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October 17, 2011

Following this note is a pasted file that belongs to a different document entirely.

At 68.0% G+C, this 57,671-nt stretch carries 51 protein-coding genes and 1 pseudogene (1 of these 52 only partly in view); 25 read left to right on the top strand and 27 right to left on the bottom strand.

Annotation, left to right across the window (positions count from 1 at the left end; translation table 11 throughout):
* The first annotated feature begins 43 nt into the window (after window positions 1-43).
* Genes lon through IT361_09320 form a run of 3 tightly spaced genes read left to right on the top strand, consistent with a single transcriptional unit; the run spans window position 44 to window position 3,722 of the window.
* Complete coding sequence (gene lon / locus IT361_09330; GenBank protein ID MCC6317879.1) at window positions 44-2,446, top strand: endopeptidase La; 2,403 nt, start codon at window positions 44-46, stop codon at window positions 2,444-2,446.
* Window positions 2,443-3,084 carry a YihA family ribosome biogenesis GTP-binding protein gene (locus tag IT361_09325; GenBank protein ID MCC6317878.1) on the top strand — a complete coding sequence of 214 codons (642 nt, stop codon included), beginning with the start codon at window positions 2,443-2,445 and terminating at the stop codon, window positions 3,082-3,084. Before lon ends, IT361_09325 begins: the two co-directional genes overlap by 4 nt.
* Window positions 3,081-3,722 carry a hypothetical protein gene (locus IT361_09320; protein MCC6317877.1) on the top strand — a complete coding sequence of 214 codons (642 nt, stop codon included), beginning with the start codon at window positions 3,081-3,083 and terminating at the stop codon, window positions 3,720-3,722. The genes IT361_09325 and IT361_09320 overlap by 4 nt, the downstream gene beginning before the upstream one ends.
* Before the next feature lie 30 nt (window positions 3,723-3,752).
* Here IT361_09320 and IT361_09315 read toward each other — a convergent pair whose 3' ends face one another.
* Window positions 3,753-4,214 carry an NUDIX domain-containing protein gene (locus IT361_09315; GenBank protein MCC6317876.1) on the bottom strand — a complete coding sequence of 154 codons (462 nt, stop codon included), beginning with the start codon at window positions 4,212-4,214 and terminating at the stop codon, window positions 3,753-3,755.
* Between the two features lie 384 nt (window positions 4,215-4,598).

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Billions of dollars invested, not a penny lost. ntitled-2 1 $4.00 • Vol. 22, No. 32 7/7/11 9:10:05 AM Covering Ontario's Legal Scene ntitled-3 1 Ruling overturning jury verdict upheld Rare case deals with judges' powers under Rule 52.08 BY KENDYL SEBESTA Law Times verdict last year in a decision that marks the first time it has considered a case deal- ing with Rule 52.08 of the Rules of Civil Procedure in 11 years. The rule allowing that to happen arises T very rarely at the Court of Appeal, a fact that Eberhard hinted at in her June 2010 judgment. "Indeed nothing could jangle more profoundly against the accustomed role of a trial judge sitting with a jury than to replace their findings with one's own view of the facts or set aside their verdict where there was some evidence to support it," she wrote in Salter v. Hirst. "This is so deeply ingrained in the administration of justice as we value it and the jury system as we respect it that a trial judge's disagreement with jury findings, however often or seldom it may occur, is never known." The central question raised in the Court of Appeal decision late last month focused on whether or not there was evidence to support the jury's findings and therefore sufficient grounds for the judge to overturn it. The case called into question whether there was proper evidence for the jury's findings that Dr. Jason Hirst was legally re- sponsible for causing George Salter's paraly- sis and that his actions contributed directly to it. It also raised the issue of whether Eber- hard was correct in using Rule 52.08 to issue 'While the robust and pragmatic approach may be taken to evidence of causation in certain cir- cumstances, as the courts have repeatedly con- firmed, it is not a substitute for evidence,' says Christopher Hubbard. a new verdict overturning the jury's findings against Hirst. "The authorities interpreting this rule con- firm that the trial judge is required to dismiss the action pursuant to Rule 52.08, despite the jury's verdict, where there is no evidence on an he Court of Appeal has reaffirmed Superior Court Justice Margaret Eberhard's move to overrule a jury essential element of the plaintiff's claim," says lawyer Christopher Hubbard of McCarthy Tétrault LLP. "As a result, this rule may be invoked in any jury case in which there is no evidence on an essential element of the plain- tiff's claim. However, the nature and effect of the rule is only considered by the Court of Appeal if it is invoked at the trial stage and the issue is appealed." Hubbard, who represented Hirst, notes he expects the rule often arises at the tri- al stage but says this is the first time the Court of Appeal has considered a case dealing with it in 11 years. In Salter, the Court of Appeal found that while the reports of two experts dur- ing the trial had established that one of the doctors could have conducted surgery within the six-hour window of opportu- nity to prevent Salter's later paralysis, "the appellants led no evidence to show that the correct diagnosis likely would have been made and successful treatment likely would have been completed before the close of the window of opportunity had Mr. Salter been transferred earlier." The case raises important questions, ac- cording to Salter's lawyer. "The case is signifi- cant in that it begs the question: how far does a plaintiff have to go to prove causation?" says personal injury lawyer Adam Little. "The Court of Appeal, like the trial judge below, focused on the distinction between what would have happened had the patient been transferred earlier and what could have happened. The problem with that is it is impossible to prove See Ruling, page 5 he Superior Court of Jus- tice has put yet another Thunder Bay, Ont., jury trial on hold until this week over an issue that could potentially open the province up to a slew of appeals from criminal lawyers challenging the racial makeup of juries. "A person has a right to a trial Aboriginal jury issue shaking up courts T BY KENDYL SEBESTA Law Times In his view, a jury that isn't re- flective of the community is con- trary to a client's rights. "Many northern districts, including Thunder Bay, have very large First Nations populations that are not adequately represented within Ontario juries," says Watkins. As a result, Watkins believes by a jury of peers who are repre- sentative of the region in which they are tried," says Thunder Bay lawyer Christopher Watkins, who argues that right can apply to all jury members whether the issue at hand involves First Na- tions representation or another community that makes up a sig- nificant population in a region. other jury trials across the prov- ince could face delays until the courts decide whether or not there's enough First Nations rep- resentation. If that's the case, it could become an important is- sue that could force the province to change the way it selects jury members. Superior Court Justice John McCartney reopened the issue following a motion by Watkins in September. McCartney ruled in favour of Watkins' motion, causing a delay in the fraud trial of Krystyna Iwona Dolasinski until the court could examine the jury's makeup. The court will de- termine a trial date for the issue following a pretrial on Oct. 17. McCartney's ruling marks the latest in a series of cases involving such matters since March 2011. In the first case, the Ontario Court of Appeal ordered an in- quiry into the representation of people in the Thunder Bay re- gion, specifically First Nations, on juries there. That decision fol- lowed requests by the families of Reggie Bushie, who drowned in Thunder Bay's McIntyre River in 2002, and Jacy Pierre, who died of a drug overdose in a Thunder See Aboriginal, page 5 'I believe this is a significant human rights issue,' says Chris- topher Watkins. ADR Connect: Find an ADR Professional 416-487-4447 • Untitled-2 1 Mediators Arbitrators Gold Standard 5/20/11 1:11:30 PM October 17, 2011 5/4/10 2:49:21 PM Inside This Issue 4 Access Denied 6 Costs Award 8 Focus On Insurance Law Quote of the week "Litigation loans are more like credit card loans. I mostly discourage their use, but that is not to say that clients can't find these services on their own, so a lawyer should give them some advice." — Charles Gluckstein, Gluckstein & Associates LLP, See Court, page 13